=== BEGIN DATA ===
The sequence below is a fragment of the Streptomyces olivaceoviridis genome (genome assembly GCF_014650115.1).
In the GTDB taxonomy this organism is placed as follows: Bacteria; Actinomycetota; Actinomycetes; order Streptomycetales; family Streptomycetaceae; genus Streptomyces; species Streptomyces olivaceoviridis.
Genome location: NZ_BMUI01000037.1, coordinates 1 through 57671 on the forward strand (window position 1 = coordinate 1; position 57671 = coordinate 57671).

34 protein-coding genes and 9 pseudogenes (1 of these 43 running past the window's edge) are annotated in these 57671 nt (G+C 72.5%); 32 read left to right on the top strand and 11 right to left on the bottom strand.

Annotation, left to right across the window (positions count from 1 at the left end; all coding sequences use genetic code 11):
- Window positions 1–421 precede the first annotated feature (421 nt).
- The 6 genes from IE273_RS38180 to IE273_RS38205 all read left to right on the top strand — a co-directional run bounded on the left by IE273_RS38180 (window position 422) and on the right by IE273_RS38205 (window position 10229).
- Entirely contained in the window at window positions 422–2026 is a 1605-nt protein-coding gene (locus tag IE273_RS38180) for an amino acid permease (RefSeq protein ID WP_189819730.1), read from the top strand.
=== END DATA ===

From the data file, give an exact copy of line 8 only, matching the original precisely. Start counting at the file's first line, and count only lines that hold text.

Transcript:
- Entirely contained in the window at window positions 422–2026 is a 1605-nt protein-coding gene (locus tag IE273_RS38180) for an amino acid permease (RefSeq protein ID WP_189819730.1), read from the top strand.